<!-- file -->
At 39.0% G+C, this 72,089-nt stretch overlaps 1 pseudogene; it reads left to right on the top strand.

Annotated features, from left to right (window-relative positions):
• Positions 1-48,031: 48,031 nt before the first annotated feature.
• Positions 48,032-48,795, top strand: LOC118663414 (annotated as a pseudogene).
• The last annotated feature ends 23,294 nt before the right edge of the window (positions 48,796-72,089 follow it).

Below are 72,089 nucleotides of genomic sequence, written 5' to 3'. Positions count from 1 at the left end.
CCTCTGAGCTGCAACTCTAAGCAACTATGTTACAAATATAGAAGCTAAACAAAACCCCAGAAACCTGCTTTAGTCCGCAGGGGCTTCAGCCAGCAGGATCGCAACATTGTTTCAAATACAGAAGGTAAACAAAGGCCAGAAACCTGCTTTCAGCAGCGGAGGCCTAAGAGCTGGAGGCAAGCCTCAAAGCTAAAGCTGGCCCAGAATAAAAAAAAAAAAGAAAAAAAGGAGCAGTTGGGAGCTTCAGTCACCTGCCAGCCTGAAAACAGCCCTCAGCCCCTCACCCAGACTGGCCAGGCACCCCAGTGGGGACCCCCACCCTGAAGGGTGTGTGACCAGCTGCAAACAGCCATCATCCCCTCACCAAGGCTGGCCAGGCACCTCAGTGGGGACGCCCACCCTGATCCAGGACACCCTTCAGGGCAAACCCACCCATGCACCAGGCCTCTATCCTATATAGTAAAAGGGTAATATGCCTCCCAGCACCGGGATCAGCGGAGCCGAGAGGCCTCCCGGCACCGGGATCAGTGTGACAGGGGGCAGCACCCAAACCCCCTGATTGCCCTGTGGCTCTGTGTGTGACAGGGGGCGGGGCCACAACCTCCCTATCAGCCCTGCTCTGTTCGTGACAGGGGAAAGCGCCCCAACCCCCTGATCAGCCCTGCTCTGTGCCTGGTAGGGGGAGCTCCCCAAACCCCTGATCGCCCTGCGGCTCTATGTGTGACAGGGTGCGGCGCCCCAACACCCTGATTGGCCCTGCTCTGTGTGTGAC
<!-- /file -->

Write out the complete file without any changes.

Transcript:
At 39.0% G+C, this 72,089-nt stretch overlaps 1 pseudogene; it reads left to right on the top strand.

Annotated features, from left to right (window-relative positions):
• Positions 1-48,031: 48,031 nt before the first annotated feature.
• Positions 48,032-48,795, top strand: LOC118663414 (annotated as a pseudogene).
• The last annotated feature ends 23,294 nt before the right edge of the window (positions 48,796-72,089 follow it).

Below are 72,089 nucleotides of genomic sequence, written 5' to 3'. Positions count from 1 at the left end.
CCTCTGAGCTGCAACTCTAAGCAACTATGTTACAAATATAGAAGCTAAACAAAACCCCAGAAACCTGCTTTAGTCCGCAGGGGCTTCAGCCAGCAGGATCGCAACATTGTTTCAAATACAGAAGGTAAACAAAGGCCAGAAACCTGCTTTCAGCAGCGGAGGCCTAAGAGCTGGAGGCAAGCCTCAAAGCTAAAGCTGGCCCAGAATAAAAAAAAAAAAGAAAAAAAGGAGCAGTTGGGAGCTTCAGTCACCTGCCAGCCTGAAAACAGCCCTCAGCCCCTCACCCAGACTGGCCAGGCACCCCAGTGGGGACCCCCACCCTGAAGGGTGTGTGACCAGCTGCAAACAGCCATCATCCCCTCACCAAGGCTGGCCAGGCACCTCAGTGGGGACGCCCACCCTGATCCAGGACACCCTTCAGGGCAAACCCACCCATGCACCAGGCCTCTATCCTATATAGTAAAAGGGTAATATGCCTCCCAGCACCGGGATCAGCGGAGCCGAGAGGCCTCCCGGCACCGGGATCAGTGTGACAGGGGGCAGCACCCAAACCCCCTGATTGCCCTGTGGCTCTGTGTGTGACAGGGGGCGGGGCCACAACCTCCCTATCAGCCCTGCTCTGTTCGTGACAGGGGAAAGCGCCCCAACCCCCTGATCAGCCCTGCTCTGTGCCTGGTAGGGGGAGCTCCCCAAACCCCTGATCGCCCTGCGGCTCTATGTGTGACAGGGTGCGGCGCCCCAACACCCTGATTGGCCCTGCTCTGTGTGTGAC